and accountable for reserves and play an effective regulatory role for commercial
banks. Bank restructuring is projected to be completed by summer 1999 under a
program set up by the Primakov government. An effective banking reform process
might then result in foreign banks accepting Primakov's invitation to operate in
Russia. Another critical indicator of trust in banking reform would be the willingness
of the oligarchs to pull their still substantial financial assets back from abroad for
deposit in their own banks, and Russian citizens' willingness to take some $40 billion
in assets out of their mattresses, and to deposit them in Russian banks.
3) Budget Balancing. State and regional budgets need to make progress toward
supporting necessary expenditures from central, state, and regional revenues without
incurring an additional debt burden. Under the agreed guidelines of the Primakov
IMF agreement March 29, 1999, a new, fairer, and more efficient tax code might be
passed into law and implemented with a new budget, e.g., reducing the burden on
legal enterprises and increasing the yield from the value added tax. Institutional
reforms, including military and administrative reforms would be necessary to cut
excessive expenditures and eliminate the carryover nomenklatura state6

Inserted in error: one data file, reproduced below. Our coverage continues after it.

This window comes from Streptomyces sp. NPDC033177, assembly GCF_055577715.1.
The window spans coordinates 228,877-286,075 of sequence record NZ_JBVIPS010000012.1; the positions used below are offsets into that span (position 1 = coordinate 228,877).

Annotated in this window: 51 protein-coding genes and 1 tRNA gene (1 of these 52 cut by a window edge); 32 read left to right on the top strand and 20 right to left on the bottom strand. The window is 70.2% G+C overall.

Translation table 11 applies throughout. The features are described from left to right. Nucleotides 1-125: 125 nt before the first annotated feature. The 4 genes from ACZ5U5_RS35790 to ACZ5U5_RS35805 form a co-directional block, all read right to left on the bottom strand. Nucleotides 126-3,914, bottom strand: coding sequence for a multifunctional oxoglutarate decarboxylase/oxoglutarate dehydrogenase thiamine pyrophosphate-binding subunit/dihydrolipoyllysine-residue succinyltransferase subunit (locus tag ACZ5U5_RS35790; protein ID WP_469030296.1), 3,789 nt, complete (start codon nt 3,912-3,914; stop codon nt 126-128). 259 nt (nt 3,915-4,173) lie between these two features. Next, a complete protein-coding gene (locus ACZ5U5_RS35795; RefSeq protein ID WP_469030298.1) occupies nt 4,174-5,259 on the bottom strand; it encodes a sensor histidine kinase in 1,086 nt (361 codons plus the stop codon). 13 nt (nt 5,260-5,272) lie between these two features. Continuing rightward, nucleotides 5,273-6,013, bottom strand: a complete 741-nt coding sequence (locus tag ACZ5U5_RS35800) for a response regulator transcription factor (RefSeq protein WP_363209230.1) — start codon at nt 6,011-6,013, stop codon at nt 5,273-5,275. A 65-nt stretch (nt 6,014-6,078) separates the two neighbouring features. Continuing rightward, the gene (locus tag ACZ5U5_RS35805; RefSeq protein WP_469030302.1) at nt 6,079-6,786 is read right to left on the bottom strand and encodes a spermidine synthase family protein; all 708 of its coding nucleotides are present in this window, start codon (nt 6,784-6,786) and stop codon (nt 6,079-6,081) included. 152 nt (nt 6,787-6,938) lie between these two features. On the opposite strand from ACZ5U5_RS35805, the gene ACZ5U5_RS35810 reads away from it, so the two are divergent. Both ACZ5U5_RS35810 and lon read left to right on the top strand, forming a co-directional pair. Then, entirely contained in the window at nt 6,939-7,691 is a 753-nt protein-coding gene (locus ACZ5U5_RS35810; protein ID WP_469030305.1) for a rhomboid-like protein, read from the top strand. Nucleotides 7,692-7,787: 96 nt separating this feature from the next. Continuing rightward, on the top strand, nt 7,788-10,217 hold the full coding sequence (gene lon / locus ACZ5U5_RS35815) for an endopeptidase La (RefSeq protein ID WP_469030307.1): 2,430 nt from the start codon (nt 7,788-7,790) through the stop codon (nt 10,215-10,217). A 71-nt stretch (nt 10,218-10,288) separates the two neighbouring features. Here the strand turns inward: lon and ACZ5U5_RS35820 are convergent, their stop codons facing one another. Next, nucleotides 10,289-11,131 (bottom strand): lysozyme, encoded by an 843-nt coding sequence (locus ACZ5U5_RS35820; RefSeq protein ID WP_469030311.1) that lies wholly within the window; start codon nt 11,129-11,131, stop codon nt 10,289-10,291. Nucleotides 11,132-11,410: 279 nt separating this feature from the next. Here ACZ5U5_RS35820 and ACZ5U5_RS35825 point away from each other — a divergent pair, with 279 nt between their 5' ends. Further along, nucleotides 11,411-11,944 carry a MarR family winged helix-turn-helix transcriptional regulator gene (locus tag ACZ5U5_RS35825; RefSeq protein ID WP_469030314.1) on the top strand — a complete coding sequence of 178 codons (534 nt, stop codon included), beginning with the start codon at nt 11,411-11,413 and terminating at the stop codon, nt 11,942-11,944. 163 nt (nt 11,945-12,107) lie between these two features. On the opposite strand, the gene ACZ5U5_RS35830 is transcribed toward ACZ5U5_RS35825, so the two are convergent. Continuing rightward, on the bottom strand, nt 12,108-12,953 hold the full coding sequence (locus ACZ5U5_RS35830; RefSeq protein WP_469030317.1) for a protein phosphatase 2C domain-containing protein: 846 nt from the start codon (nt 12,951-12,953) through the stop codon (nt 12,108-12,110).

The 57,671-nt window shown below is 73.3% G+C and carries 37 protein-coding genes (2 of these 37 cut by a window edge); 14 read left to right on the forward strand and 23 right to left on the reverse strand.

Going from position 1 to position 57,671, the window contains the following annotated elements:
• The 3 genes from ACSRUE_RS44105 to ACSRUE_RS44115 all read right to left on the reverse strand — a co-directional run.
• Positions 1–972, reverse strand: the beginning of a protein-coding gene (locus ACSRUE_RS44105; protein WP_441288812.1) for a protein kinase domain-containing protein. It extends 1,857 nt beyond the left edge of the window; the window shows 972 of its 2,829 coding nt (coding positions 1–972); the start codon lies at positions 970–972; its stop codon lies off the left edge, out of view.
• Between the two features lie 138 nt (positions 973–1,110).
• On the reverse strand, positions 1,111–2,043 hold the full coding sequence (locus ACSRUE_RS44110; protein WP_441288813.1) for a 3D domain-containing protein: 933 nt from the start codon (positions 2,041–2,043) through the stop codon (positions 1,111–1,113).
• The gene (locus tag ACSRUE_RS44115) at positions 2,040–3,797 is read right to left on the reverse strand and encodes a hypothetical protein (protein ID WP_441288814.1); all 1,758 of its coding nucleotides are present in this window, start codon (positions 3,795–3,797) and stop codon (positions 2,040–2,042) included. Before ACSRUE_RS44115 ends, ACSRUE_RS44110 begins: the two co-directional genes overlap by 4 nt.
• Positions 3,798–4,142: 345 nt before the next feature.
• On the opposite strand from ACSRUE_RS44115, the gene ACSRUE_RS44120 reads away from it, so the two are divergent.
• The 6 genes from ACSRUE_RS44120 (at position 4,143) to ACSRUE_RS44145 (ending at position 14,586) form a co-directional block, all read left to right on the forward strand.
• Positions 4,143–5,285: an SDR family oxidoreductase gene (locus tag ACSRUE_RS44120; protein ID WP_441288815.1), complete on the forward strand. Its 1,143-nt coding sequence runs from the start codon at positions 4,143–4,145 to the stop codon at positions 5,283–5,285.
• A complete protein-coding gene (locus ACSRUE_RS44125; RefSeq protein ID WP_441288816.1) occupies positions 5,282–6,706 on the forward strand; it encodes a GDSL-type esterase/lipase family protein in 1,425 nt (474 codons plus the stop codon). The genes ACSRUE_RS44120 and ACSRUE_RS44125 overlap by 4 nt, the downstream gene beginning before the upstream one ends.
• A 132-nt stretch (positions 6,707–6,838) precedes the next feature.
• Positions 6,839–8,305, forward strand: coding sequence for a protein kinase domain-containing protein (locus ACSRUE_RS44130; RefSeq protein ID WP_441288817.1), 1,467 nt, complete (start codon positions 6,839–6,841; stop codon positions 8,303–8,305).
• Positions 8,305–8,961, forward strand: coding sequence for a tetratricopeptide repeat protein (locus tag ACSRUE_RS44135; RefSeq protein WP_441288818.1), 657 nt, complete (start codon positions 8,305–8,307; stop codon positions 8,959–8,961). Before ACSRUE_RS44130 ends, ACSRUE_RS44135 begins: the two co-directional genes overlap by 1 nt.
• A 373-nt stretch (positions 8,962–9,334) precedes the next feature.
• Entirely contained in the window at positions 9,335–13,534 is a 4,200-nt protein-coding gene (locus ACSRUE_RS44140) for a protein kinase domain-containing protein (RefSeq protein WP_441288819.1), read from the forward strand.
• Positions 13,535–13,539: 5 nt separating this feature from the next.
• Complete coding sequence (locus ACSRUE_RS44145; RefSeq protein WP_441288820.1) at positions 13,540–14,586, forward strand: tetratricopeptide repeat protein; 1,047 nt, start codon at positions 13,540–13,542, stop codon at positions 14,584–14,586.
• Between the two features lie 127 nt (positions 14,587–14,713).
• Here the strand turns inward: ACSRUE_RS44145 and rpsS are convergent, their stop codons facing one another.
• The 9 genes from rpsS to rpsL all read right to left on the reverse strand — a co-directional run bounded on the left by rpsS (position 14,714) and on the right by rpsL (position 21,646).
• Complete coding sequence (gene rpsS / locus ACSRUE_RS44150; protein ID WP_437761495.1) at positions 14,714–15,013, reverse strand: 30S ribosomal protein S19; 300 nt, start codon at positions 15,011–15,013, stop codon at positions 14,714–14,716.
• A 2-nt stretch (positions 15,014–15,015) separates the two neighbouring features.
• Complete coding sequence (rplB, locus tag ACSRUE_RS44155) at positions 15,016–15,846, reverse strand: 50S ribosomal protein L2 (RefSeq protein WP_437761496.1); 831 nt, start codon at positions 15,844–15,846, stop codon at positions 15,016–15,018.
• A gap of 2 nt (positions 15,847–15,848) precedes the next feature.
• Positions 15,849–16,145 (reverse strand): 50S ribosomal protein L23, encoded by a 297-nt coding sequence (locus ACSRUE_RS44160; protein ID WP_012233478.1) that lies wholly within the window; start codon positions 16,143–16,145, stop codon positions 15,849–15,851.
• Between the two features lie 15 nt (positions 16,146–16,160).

administrators. Moving toward budget balancing illustrates the complementary or
synergistic character of the action program: the debt service burden on the state
budget would be reduced by debt renegotiation; banking reform might reduce the
budget subsidies for failing banks; and increased foreign investment and related joint
ventures may lead to increases in tax revenue and other financial flows to the state

European Bank for Reconstruction and Development (EBRD), Financial Sector in5
Transition, November 1998. John P. Hardt, Russian Banking System: Facilitation or
Barrier to Investment-Based Growth, CRS Memorandum to Russia Watchers December 17,

1997. 10 pages.

Hardt, CRS Report 97-977 E, op. cit.6

4) Foreign Direct Investment Generation. Market-friendly laws, including an
implemented civil code, would encourage foreign direct investment. Full and viable
production-sharing agreements for joint energy ventures would have immediate utility
if they begin to meet the need for assured foreign investor return on investment.
While passage of new production-sharing laws is necessary, their implementation with
approval for opening some of the more profitable fields to joint ventures would be
necessary to lead to the often-predicted double-digit, billion-dollar U.S. investment
in Russian energy resources. Primakov has complained that U.S. and other foreign
investors have favored other Central Eastern European countries in placing their
investments. Russian Foreign Direct Investment (FDI) was one-tenth of per-capita
financial flows to Hungary in 1997 and only 0.8 percent of Russian Gross Domestic
Product (GDP). Increased FDI is critical to coping with the financial crisis. In
addition to financial flows, FDI would provide advanced technology and managerial